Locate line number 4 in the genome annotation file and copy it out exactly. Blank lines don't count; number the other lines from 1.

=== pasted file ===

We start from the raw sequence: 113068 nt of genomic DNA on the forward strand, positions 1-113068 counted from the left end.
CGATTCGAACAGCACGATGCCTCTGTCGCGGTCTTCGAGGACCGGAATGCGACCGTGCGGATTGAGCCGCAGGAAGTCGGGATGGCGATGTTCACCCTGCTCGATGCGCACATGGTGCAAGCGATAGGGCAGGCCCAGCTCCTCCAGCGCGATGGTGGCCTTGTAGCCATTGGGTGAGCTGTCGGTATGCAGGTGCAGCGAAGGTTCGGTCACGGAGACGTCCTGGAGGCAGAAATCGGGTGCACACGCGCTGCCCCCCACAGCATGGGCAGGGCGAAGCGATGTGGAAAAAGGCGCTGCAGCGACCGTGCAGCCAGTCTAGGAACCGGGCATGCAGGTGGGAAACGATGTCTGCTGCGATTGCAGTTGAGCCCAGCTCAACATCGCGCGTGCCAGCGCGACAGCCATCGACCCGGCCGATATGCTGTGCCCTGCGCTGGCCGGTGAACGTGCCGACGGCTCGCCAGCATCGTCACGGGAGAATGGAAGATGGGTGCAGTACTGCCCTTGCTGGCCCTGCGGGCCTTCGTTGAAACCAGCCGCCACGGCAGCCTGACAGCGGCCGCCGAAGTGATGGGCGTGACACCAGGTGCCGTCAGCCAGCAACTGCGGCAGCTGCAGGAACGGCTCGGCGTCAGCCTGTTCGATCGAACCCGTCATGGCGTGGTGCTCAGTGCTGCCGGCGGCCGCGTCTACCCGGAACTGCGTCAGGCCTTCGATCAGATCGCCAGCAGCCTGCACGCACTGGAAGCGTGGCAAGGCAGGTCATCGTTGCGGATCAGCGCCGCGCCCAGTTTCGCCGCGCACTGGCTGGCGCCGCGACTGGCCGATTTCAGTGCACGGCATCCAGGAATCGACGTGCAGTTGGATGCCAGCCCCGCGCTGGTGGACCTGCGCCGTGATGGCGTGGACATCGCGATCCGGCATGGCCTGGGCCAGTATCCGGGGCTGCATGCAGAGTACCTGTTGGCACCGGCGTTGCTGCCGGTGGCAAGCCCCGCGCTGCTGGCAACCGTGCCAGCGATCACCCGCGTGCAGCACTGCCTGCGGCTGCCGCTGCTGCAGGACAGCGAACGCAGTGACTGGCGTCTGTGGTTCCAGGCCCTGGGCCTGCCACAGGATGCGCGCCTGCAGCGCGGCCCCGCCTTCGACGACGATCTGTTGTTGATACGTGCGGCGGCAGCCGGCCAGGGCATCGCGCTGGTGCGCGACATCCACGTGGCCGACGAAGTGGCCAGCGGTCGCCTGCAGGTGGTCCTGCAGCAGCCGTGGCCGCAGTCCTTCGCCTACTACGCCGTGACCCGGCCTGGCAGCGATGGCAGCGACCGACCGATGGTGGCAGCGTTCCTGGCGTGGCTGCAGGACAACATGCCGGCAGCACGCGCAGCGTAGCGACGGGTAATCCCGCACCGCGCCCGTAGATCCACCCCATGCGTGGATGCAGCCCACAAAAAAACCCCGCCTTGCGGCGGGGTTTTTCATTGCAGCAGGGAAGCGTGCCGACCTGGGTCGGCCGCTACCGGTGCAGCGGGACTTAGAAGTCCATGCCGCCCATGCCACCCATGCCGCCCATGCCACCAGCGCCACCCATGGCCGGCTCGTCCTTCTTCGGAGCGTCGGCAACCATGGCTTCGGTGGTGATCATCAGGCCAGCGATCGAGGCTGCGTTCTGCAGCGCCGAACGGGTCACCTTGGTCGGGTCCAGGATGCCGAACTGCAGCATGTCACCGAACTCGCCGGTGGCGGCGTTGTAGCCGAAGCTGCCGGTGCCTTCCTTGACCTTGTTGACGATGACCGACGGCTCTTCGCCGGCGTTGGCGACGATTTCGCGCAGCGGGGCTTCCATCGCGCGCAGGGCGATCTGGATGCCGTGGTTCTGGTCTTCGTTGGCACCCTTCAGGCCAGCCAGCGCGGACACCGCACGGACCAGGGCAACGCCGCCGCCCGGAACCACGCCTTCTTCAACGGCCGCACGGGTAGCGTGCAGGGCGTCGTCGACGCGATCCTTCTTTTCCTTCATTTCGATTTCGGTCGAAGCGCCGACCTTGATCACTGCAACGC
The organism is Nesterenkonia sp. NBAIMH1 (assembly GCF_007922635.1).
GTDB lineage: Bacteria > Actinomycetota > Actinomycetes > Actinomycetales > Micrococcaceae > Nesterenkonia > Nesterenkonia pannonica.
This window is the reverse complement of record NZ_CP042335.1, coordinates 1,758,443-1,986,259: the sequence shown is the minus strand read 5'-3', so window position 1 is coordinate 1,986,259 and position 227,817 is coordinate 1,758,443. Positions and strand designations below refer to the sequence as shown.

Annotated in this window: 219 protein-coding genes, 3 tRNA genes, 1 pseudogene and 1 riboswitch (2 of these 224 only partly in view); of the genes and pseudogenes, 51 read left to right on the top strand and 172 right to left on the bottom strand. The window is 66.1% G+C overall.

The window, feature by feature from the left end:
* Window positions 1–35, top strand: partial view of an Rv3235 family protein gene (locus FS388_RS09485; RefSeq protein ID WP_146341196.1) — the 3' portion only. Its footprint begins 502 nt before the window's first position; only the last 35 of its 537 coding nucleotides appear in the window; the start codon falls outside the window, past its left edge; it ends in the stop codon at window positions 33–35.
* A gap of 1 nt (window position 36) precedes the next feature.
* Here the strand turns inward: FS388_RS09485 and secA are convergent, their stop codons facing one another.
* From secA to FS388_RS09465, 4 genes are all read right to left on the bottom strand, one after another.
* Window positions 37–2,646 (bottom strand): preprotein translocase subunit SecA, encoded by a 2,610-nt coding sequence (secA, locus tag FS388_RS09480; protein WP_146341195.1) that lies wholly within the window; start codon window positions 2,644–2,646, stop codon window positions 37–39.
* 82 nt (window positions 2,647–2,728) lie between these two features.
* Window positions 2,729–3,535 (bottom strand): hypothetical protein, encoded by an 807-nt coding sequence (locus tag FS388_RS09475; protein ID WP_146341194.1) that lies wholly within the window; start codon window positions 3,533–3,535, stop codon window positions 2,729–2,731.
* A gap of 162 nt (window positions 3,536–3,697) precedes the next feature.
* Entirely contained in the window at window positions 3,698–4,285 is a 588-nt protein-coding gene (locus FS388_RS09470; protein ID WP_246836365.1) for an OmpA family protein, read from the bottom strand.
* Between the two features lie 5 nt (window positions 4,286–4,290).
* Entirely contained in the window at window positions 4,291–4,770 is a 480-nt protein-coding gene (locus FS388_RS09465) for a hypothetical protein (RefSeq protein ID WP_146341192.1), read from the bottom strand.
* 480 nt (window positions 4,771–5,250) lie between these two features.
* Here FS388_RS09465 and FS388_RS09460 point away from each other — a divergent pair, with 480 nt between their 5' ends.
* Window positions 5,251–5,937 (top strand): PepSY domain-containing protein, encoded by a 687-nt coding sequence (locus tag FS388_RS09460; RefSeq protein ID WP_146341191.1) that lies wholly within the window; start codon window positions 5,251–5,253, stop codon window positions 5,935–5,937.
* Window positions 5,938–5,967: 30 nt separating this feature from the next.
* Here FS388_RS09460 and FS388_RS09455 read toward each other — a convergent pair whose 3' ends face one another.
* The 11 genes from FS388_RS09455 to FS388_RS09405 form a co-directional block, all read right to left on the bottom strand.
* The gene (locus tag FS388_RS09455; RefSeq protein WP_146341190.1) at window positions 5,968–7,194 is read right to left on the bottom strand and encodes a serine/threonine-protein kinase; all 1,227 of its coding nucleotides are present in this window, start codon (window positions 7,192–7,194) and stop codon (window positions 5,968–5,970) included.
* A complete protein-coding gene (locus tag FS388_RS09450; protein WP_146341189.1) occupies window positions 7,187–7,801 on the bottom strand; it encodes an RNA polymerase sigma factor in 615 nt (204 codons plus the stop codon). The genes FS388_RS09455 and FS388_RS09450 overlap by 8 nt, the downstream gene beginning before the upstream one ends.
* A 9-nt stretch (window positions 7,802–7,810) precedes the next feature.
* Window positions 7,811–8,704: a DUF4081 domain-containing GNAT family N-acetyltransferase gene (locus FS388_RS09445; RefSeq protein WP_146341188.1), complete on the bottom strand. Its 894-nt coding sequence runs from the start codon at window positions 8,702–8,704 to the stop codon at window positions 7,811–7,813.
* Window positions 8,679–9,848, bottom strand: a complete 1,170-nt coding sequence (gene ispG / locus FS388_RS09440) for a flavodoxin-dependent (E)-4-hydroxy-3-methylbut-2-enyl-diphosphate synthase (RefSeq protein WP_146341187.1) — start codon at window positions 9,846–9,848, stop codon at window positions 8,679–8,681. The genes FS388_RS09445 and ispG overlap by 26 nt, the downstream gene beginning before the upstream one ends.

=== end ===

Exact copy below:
GTDB lineage: Bacteria > Actinomycetota > Actinomycetes > Actinomycetales > Micrococcaceae > Nesterenkonia > Nesterenkonia pannonica.